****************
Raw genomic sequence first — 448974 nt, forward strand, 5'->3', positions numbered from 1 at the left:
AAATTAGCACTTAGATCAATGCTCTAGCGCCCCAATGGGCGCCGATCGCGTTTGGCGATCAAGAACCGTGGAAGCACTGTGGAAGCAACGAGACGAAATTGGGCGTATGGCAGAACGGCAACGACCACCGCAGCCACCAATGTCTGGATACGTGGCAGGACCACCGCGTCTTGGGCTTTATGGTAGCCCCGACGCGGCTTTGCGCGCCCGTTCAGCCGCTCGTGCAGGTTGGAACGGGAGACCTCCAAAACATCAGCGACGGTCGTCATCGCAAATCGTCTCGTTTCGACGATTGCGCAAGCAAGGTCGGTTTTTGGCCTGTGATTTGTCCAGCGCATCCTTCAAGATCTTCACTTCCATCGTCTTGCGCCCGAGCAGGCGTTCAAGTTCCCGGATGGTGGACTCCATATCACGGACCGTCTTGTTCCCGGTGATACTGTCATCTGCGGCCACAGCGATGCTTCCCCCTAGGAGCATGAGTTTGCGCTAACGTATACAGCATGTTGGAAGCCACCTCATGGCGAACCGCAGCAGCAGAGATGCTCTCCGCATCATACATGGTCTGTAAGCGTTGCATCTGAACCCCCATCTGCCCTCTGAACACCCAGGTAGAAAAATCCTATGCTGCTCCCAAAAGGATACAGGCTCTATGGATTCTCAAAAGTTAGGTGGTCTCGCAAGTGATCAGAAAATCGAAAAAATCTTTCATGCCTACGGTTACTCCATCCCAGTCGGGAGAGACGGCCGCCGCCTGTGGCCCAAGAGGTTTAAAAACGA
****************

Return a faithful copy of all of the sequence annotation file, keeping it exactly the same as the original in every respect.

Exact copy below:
Raw genomic sequence first — 448974 nt, forward strand, 5'->3', positions numbered from 1 at the left:
AAATTAGCACTTAGATCAATGCTCTAGCGCCCCAATGGGCGCCGATCGCGTTTGGCGATCAAGAACCGTGGAAGCACTGTGGAAGCAACGAGACGAAATTGGGCGTATGGCAGAACGGCAACGACCACCGCAGCCACCAATGTCTGGATACGTGGCAGGACCACCGCGTCTTGGGCTTTATGGTAGCCCCGACGCGGCTTTGCGCGCCCGTTCAGCCGCTCGTGCAGGTTGGAACGGGAGACCTCCAAAACATCAGCGACGGTCGTCATCGCAAATCGTCTCGTTTCGACGATTGCGCAAGCAAGGTCGGTTTTTGGCCTGTGATTTGTCCAGCGCATCCTTCAAGATCTTCACTTCCATCGTCTTGCGCCCGAGCAGGCGTTCAAGTTCCCGGATGGTGGACTCCATATCACGGACCGTCTTGTTCCCGGTGATACTGTCATCTGCGGCCACAGCGATGCTTCCCCCTAGGAGCATGAGTTTGCGCTAACGTATACAGCATGTTGGAAGCCACCTCATGGCGAACCGCAGCAGCAGAGATGCTCTCCGCATCATACATGGTCTGTAAGCGTTGCATCTGAACCCCCATCTGCCCTCTGAACACCCAGGTAGAAAAATCCTATGCTGCTCCCAAAAGGATACAGGCTCTATGGATTCTCAAAAGTTAGGTGGTCTCGCAAGTGATCAGAAAATCGAAAAAATCTTTCATGCCTACGGTTACTCCATCCCAGTCGGGAGAGACGGCCGCCGCCTGTGGCCCAAGAGGTTTAAAAACGA